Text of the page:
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 Creative Problem-Solving: Part 3

Amazing Rubber Bands Stretch The Imagination 


I just stood there shaking my head. I should have seen it coming.


The day before we were at a flea market. While engrossed in some guy’s barbed-wire collection, my kids ran up yammering something about 500 rubber bands for a $1.


“Can we buy them?” they asked excitedly.


“Yeah, sure,” I said absent-mindedly. That’ll teach me. I was now witness to the world’s largest rubber band maze … stretching around the office, down the driveway to the road and back, through every door handle on the car —  ending at the basketball hoop.


What came out of my mouth will go down in the creative annals as one of the top ten stupid things a creative guy ever said, “Damn it you guys. That’s not what rubber bands are used for!”


“But, Dad,” they said in unison. “You always say …”


“Yeah, yeah,” I interjected, “I know what I say. Just take care of it before the UPS guy slingshots himself back out in the road!”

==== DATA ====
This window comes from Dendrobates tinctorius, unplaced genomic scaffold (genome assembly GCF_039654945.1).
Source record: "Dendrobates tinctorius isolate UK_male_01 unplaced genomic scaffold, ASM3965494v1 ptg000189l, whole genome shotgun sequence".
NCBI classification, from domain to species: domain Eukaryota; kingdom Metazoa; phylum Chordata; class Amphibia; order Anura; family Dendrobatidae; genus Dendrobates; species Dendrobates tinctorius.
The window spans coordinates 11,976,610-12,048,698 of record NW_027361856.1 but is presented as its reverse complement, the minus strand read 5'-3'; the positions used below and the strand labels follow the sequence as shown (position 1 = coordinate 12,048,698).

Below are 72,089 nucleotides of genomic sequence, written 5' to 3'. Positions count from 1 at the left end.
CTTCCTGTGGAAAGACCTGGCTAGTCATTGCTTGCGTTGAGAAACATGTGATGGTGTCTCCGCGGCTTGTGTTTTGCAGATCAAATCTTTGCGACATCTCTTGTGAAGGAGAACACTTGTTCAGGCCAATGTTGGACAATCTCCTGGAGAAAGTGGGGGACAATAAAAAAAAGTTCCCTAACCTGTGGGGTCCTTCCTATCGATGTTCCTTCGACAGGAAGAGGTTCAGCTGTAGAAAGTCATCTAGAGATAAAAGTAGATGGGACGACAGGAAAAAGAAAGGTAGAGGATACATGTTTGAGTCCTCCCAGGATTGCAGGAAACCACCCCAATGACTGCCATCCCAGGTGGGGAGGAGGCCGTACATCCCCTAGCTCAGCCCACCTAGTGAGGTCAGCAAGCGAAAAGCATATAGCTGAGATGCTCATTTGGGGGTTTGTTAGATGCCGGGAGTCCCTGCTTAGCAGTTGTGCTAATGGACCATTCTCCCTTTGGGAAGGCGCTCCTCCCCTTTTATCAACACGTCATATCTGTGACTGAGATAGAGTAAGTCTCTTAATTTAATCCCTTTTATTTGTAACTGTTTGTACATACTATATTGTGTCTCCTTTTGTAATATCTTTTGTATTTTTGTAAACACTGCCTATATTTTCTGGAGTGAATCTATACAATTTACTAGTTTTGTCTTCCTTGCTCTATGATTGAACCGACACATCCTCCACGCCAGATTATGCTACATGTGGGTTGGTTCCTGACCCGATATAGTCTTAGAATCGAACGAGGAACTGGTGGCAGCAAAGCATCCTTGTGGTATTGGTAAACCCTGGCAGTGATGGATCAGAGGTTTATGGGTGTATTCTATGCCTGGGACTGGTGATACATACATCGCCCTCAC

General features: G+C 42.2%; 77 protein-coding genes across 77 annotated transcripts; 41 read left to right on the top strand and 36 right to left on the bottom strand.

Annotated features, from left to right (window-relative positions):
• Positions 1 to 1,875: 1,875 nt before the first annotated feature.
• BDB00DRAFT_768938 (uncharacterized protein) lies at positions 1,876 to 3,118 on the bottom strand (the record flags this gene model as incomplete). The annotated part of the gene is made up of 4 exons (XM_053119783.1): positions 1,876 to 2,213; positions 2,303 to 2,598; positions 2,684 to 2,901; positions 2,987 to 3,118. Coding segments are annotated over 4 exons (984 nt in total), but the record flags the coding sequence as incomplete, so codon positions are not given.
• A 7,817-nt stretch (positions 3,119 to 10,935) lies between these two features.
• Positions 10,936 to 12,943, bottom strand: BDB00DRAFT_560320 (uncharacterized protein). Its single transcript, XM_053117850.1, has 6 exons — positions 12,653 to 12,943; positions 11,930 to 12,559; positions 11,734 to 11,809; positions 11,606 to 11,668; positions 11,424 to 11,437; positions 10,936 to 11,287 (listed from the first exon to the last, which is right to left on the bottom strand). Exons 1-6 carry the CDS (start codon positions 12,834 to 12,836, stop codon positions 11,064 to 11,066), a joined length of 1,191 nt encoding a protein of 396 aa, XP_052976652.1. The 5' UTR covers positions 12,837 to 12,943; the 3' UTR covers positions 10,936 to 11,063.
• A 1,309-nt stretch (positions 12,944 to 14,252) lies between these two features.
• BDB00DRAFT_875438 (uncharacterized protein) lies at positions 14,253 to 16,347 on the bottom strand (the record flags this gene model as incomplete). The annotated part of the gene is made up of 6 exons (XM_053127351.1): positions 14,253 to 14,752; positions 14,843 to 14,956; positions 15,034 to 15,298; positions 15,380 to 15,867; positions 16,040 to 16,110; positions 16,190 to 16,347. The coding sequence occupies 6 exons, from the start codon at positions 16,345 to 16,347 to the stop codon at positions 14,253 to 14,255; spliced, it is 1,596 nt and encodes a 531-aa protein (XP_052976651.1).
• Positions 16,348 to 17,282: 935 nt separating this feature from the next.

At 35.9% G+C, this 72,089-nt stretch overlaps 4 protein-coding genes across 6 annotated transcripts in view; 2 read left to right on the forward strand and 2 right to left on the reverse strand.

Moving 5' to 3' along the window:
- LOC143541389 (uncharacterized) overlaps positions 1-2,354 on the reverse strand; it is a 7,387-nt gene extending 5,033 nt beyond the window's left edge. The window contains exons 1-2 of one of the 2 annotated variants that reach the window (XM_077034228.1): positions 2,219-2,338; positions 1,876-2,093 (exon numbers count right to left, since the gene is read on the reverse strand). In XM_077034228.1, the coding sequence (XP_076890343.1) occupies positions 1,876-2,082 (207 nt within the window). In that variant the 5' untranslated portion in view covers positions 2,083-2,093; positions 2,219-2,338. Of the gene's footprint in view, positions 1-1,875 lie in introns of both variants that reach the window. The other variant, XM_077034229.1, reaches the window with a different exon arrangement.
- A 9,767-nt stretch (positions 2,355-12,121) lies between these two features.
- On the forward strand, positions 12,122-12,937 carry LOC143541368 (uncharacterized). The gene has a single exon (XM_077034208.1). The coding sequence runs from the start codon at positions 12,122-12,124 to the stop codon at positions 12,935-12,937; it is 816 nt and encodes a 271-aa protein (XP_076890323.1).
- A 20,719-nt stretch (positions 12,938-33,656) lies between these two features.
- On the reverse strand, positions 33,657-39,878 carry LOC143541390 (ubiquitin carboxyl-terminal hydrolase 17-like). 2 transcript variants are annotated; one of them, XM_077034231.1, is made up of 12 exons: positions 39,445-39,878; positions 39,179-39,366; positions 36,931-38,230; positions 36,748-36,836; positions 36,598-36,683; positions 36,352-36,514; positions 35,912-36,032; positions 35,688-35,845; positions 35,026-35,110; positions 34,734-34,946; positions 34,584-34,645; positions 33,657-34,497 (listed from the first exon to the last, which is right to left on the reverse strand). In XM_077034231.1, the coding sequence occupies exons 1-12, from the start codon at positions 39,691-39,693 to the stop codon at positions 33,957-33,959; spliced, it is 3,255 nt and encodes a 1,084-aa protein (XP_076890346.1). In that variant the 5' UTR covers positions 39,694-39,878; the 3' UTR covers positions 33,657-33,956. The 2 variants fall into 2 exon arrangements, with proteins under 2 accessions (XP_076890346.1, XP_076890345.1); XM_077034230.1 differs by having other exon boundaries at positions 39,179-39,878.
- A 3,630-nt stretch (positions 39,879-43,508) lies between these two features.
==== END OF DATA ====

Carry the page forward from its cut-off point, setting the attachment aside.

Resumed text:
I retreated to my office with my own words screaming in my head, “Inanimate objects don’t know or care what they are supposed to be used for. It’s our perceptions that limit us.”


This is a powerful insight that can have dramatic positive effect on your promotional marketing and general business activities. In previous articles (below) I covered “questioning” and “reversing your thinking” as creative problem-solving approaches. In the final installment of this series, we explore using something for a purpose other than originally intended. I call it, Use Re-Invention Thinking.

 Turn a Frisbee® upside down … it’s a paper plate holder. A mug can be used as a vase to deliver flowers or as a pencil/pen holder.  Yeah, I know a mug is “supposed” to hold liquids. But the mug doesn’t know that. As adults we become so engrossed with what things are supposed to be … we forget about what things can be. But once we relieve ourselves of preconceived notions, a new dawn of creative possibility emerges.


Consider that one product can be used multiple times throughout a campaign. This can reduce costs related to artwork, set-ups and shipping in addition to reducing the stress of managing multiple orders. Consider the megaphone.